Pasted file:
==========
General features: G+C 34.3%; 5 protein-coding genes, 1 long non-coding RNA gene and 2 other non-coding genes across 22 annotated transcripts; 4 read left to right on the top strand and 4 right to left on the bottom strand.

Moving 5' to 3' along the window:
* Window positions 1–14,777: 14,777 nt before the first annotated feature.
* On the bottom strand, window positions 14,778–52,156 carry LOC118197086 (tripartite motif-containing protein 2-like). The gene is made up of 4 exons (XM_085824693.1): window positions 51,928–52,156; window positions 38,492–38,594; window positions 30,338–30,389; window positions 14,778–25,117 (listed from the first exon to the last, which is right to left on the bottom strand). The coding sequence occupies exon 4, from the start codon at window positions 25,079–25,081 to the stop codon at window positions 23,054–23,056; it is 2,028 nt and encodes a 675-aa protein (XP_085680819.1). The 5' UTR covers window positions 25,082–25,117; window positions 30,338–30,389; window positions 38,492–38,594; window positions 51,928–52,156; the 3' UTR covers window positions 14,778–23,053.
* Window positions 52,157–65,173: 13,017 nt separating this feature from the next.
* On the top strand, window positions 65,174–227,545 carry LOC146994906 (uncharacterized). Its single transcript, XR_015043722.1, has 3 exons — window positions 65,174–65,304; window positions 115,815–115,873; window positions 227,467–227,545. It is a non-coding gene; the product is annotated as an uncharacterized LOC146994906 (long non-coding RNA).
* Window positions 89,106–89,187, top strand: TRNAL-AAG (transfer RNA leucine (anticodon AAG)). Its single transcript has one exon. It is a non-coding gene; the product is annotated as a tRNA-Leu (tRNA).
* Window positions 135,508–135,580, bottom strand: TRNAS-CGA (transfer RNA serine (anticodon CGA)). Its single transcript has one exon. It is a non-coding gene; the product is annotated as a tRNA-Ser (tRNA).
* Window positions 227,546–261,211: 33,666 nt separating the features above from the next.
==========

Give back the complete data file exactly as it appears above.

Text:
General features: G+C 34.3%; 5 protein-coding genes, 1 long non-coding RNA gene and 2 other non-coding genes across 22 annotated transcripts; 4 read left to right on the top strand and 4 right to left on the bottom strand.

Moving 5' to 3' along the window:
* Window positions 1–14,777: 14,777 nt before the first annotated feature.
* On the bottom strand, window positions 14,778–52,156 carry LOC118197086 (tripartite motif-containing protein 2-like). The gene is made up of 4 exons (XM_085824693.1): window positions 51,928–52,156; window positions 38,492–38,594; window positions 30,338–30,389; window positions 14,778–25,117 (listed from the first exon to the last, which is right to left on the bottom strand). The coding sequence occupies exon 4, from the start codon at window positions 25,079–25,081 to the stop codon at window positions 23,054–23,056; it is 2,028 nt and encodes a 675-aa protein (XP_085680819.1). The 5' UTR covers window positions 25,082–25,117; window positions 30,338–30,389; window positions 38,492–38,594; window positions 51,928–52,156; the 3' UTR covers window positions 14,778–23,053.
* Window positions 52,157–65,173: 13,017 nt separating this feature from the next.
* On the top strand, window positions 65,174–227,545 carry LOC146994906 (uncharacterized). Its single transcript, XR_015043722.1, has 3 exons — window positions 65,174–65,304; window positions 115,815–115,873; window positions 227,467–227,545. It is a non-coding gene; the product is annotated as an uncharacterized LOC146994906 (long non-coding RNA).
* Window positions 89,106–89,187, top strand: TRNAL-AAG (transfer RNA leucine (anticodon AAG)). Its single transcript has one exon. It is a non-coding gene; the product is annotated as a tRNA-Leu (tRNA).
* Window positions 135,508–135,580, bottom strand: TRNAS-CGA (transfer RNA serine (anticodon CGA)). Its single transcript has one exon. It is a non-coding gene; the product is annotated as a tRNA-Ser (tRNA).
* Window positions 227,546–261,211: 33,666 nt separating the features above from the next.